THE CHANGING IMPORTANCE OF THE REAL AND SITCOM FAMILY: EXAMINING GENERATIONAL BEHAVIOR TOWARDS FAMILY THROUGH TELEVISION VIEWING HABITS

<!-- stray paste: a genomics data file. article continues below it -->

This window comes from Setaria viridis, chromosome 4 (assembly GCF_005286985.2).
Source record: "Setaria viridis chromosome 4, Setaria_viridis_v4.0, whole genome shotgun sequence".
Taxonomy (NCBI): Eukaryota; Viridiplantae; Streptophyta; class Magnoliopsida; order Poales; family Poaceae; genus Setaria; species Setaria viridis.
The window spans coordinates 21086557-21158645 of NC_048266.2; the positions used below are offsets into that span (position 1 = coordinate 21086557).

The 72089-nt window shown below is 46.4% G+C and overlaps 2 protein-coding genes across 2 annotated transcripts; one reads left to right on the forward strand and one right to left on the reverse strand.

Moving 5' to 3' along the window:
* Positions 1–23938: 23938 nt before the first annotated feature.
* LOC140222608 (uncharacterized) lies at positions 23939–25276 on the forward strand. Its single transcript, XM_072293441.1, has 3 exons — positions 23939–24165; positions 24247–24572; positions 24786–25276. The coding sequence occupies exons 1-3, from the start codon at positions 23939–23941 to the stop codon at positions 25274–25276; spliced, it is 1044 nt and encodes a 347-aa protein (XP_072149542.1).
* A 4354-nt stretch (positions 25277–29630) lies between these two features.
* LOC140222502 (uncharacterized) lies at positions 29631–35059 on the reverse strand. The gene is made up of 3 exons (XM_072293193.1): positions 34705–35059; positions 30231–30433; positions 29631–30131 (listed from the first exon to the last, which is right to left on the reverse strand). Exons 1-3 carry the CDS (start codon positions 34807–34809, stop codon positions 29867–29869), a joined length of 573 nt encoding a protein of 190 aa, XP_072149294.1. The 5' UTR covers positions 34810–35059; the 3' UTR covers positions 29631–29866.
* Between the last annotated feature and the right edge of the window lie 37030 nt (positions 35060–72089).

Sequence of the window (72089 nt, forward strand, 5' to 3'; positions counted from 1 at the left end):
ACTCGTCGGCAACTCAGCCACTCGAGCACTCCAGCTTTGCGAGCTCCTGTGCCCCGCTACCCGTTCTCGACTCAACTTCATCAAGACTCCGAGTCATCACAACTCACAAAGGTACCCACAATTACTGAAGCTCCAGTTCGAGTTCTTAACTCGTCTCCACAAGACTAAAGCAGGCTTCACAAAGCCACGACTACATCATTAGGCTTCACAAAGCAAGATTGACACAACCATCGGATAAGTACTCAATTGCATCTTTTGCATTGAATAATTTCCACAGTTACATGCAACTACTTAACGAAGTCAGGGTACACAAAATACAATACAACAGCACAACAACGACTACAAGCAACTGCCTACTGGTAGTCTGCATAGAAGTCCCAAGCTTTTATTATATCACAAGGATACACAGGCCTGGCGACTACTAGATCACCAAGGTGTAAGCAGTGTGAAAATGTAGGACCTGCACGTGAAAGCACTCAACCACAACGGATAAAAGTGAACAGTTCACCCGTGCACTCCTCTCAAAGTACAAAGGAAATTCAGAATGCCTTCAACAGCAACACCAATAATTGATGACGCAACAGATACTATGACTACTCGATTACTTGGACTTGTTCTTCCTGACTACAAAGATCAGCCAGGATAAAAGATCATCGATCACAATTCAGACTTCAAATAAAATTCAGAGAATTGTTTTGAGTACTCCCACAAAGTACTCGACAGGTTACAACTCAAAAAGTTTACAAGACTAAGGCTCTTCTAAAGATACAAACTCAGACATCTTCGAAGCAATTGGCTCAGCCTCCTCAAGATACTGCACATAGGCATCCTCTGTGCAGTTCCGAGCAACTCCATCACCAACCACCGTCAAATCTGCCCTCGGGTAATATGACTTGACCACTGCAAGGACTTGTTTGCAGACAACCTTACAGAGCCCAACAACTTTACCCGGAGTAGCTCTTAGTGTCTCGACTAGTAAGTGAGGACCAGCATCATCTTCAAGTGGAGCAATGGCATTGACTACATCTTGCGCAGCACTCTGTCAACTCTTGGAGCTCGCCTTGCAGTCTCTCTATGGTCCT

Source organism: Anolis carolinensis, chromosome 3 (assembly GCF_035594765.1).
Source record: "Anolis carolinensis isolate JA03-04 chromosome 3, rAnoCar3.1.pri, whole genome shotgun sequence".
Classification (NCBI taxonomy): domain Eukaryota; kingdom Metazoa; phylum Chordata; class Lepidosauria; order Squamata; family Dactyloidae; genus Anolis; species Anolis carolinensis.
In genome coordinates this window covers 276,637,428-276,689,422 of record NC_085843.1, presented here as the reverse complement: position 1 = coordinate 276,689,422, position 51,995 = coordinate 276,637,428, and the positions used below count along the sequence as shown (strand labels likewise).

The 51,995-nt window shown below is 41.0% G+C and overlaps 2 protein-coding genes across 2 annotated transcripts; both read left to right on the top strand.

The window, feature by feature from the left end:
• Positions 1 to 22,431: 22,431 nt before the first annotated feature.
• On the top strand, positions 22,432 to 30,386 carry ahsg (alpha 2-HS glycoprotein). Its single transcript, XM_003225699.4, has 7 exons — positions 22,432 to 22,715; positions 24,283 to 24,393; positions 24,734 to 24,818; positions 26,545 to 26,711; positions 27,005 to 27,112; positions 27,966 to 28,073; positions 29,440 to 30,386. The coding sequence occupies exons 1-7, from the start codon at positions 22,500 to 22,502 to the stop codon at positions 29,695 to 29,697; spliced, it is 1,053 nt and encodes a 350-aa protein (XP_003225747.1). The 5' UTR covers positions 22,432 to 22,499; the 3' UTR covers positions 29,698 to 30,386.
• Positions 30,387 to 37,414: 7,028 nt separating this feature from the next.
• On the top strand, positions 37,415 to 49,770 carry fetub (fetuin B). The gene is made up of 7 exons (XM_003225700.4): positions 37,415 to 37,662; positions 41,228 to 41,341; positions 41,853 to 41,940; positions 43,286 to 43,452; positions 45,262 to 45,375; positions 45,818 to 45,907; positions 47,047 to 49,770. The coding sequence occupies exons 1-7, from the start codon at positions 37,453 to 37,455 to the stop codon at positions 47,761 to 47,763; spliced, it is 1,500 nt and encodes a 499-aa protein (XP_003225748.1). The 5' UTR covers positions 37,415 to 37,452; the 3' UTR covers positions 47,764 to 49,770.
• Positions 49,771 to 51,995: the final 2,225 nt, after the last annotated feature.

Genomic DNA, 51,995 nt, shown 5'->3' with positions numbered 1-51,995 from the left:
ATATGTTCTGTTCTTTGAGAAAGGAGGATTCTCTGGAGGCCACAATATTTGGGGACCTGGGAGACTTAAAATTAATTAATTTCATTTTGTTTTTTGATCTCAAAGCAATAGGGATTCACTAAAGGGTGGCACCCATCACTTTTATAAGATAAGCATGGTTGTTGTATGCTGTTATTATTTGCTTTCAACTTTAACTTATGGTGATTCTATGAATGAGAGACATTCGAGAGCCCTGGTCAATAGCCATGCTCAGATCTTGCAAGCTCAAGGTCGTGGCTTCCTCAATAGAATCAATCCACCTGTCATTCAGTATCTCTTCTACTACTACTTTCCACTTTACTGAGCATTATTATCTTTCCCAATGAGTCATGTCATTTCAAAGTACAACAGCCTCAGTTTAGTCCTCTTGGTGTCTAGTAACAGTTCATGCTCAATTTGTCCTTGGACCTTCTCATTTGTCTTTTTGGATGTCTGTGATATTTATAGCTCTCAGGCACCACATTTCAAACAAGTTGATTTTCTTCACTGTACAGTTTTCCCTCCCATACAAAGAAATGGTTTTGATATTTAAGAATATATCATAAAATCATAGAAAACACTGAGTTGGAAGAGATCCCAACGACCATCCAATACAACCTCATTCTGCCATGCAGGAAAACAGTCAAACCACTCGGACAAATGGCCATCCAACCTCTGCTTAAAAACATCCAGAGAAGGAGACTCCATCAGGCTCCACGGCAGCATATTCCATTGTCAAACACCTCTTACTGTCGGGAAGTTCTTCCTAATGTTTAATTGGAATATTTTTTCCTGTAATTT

Generational researchers William Strauss and Neil Howe describe a generation as “unique in acquiring a shared history that lends its members to a social and cultural center of gravity.” Two of the most studied generations are the Boomer generation, people born between 1941 and 1961 and Generation X, people born between 1961 and 1981. Amongst the many generational differences of the two, there are significant distinctions in how each cohort define and place value on the concept of family. Additionally, within both generations the television played an important role. In the past decade, television families have moved away from a traditional model towards a friends and work-based family-type environment. As family values have transformed in reality are their discernible changes to the family on the small screen? Is it possible that the change in the television family is related to generational behavior? Are the changes in television reflective of generational preferences? This study aims to explore if there is a correlation between how the two generations value family and if it affects their choices in viewing situational comedies.